Checking a disk

This section is related to hardware testing of a data storage device. A similar, but different, task would be testing/repairing filesystem volumes. (Despite its name, the famous utility called checkdsk or chkdsk is actually a tester of filesystem volumes.)

[#dsksmart]: Self-Monitoring, Analysis, and Reporting Technology: S.M.A.R.T.

S.M.A.R.T. is supported by modern hard drives. It has been one of the few acronyms in the industry that has typically been written with a period after every letter, although some people have also written it out periodless (as “SMART”).

Particularly when S.M.A.R.T. was a new feature, it has been marketed as a way to potentially detect a drive that is about to fail (and to succeed in detecting this event before the drive actually fails). However, before starting to place any significant amount of trust in such a system, note that S.M.A.R.T. has gained a reputation of not being very useful for determining if a specific drive is about to fail. Despite possibly not being nearly as useful as some other tests, S.M.A.R.T. is mentioned first (in this section on hard drive testing) because using S.M.A.R.T. may be one of the fastest ways to get *some* information about a hard drive's health. S.M.A.R.T. may report information based on previously-determined information, and so checking a report based on S.M.A.R.T. values is a process that may be a lot faster than other strategies that involve doing other checks which may be a lot more thorough but also time consuming. Also, it is reasonable to believe that technology improvements may occur over time, and these probable/possible technology improvements may someday result in more useful reporting by future devices.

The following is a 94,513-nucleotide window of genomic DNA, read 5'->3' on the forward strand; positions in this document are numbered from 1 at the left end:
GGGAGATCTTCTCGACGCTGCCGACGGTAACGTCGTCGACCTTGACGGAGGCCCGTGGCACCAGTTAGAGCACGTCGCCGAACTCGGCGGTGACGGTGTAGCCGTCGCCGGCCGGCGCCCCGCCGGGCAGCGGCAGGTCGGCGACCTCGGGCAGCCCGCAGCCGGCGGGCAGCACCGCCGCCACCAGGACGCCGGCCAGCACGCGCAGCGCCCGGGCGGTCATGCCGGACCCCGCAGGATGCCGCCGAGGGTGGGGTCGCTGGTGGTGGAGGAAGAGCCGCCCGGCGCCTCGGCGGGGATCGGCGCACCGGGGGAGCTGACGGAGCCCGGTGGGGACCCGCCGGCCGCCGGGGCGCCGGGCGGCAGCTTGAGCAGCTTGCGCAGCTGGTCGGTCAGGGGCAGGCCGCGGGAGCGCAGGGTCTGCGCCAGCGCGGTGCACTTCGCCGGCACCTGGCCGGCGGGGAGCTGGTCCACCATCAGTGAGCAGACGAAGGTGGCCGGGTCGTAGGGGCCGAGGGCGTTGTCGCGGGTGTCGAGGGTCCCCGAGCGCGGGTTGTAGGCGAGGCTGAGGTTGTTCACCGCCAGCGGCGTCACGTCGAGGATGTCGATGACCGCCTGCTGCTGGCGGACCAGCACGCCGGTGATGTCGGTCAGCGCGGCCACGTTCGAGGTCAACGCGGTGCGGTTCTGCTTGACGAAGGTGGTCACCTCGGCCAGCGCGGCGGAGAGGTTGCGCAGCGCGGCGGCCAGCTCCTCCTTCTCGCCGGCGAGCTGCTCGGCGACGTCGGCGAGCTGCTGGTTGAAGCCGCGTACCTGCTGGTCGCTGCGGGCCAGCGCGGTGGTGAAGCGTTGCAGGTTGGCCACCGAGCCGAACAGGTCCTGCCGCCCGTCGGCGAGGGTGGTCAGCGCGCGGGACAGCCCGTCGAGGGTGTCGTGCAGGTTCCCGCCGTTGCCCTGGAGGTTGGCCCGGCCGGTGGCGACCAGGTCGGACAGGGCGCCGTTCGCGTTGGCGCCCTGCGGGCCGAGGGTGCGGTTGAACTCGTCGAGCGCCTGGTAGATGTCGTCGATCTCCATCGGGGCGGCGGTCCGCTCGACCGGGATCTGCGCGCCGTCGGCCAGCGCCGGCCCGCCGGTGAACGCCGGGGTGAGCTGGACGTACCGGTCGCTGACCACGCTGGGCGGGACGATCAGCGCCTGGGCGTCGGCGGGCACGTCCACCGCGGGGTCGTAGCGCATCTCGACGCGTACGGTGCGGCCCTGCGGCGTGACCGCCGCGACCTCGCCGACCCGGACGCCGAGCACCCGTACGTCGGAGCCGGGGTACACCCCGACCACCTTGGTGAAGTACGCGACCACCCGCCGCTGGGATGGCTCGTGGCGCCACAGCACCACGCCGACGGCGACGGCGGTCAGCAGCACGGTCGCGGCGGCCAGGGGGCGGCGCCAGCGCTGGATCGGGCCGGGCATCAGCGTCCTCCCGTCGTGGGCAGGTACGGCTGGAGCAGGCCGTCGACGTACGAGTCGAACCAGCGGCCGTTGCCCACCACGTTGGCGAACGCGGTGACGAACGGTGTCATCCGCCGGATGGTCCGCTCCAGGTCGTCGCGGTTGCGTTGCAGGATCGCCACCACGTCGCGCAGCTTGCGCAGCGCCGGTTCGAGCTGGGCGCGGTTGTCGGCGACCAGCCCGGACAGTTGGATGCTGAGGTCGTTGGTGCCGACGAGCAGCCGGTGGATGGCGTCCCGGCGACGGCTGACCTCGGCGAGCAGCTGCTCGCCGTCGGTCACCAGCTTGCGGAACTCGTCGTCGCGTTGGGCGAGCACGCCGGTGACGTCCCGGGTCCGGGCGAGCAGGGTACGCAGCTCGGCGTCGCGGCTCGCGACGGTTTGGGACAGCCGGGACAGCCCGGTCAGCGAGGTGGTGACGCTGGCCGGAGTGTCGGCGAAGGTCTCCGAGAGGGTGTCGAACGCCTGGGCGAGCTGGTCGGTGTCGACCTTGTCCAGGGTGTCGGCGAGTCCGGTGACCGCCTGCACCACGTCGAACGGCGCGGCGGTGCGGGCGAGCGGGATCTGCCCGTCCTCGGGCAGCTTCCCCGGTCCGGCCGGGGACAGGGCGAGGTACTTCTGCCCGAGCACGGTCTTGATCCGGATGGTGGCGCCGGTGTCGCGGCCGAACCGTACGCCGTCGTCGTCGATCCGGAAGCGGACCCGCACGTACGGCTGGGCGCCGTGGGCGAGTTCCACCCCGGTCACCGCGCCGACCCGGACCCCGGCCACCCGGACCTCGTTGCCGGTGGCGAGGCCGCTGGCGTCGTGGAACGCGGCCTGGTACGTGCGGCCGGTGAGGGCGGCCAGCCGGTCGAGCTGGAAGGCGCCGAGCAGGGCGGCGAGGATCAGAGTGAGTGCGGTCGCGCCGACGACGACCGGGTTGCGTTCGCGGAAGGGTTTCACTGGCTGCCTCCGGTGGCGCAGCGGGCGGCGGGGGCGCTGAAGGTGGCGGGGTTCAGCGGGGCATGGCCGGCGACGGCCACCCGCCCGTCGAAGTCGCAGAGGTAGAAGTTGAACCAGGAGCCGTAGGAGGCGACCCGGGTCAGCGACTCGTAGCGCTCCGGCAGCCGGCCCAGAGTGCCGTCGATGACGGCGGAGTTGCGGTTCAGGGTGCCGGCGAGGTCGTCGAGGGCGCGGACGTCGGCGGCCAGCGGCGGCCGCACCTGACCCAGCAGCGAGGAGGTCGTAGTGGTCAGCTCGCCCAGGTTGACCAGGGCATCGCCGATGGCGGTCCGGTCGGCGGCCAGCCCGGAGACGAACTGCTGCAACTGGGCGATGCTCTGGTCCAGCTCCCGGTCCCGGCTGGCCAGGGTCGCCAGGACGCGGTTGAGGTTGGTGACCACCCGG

So, S.M.A.R.T. may be useful in helping to identify some problems. However, do know that S.M.A.R.T. has often generated a report which seems to indicate no problems, even on a drive that did not function much longer. A perfect bill of health on a S.M.A.R.T. report does not guarantee perfection or even satisfactory operation.

Software overview

This may not be as detailed as some other options that are a bit more specific to S.M.A.R.T., but has the advantage that it is pre-bundled with newer versions of Microsoft Windows (including Windows XP). Details are included later in this page: S.M.A.R.T. with WMI.


An option is to use software from the Smartmontools package. The software is available for both Unix and Windows. (Details on using this in Windows may be added here at a later time.) In Unix, the first step is generally to see if it is pre-installed. Run “which smartctl ” to verify that command exists.

If S.M.A.R.T. software is not installed, add it. Details about adding software are provided in the section about software installation.

Manufacturer tools

Hard drive manufacturers may release software.


HDDScan\s home page describes the software as a “free HDD diagnostic utility”, and is available for Microsoft Windows. This closed-source software was mentioned by Seagate's Seek Error Rate, Raw Read Error Rate, and Hardware ECC Recovered SMART attributes as being able to extract all 48 bits of a SMART attribute.


BackBlaze blog comment mentioning MHDD referred to MHDD positively, though noted that the drive needed to be taken offline to get the most useful test data. MHDD manual stated, “It is very important to understand that you have to spend several hours (minimum) before you will start using MHDD.” ... “Be extremely careful when running MHDD the first time.” MHDD's home page.

Also, BackBlaze blog comment mentioning MHDD mentioned DTrace as seeming to be a more convenient solution, though perhaps a solution that was still in development.

For Microsoft Windows, there is a freeware application called SpeedFan.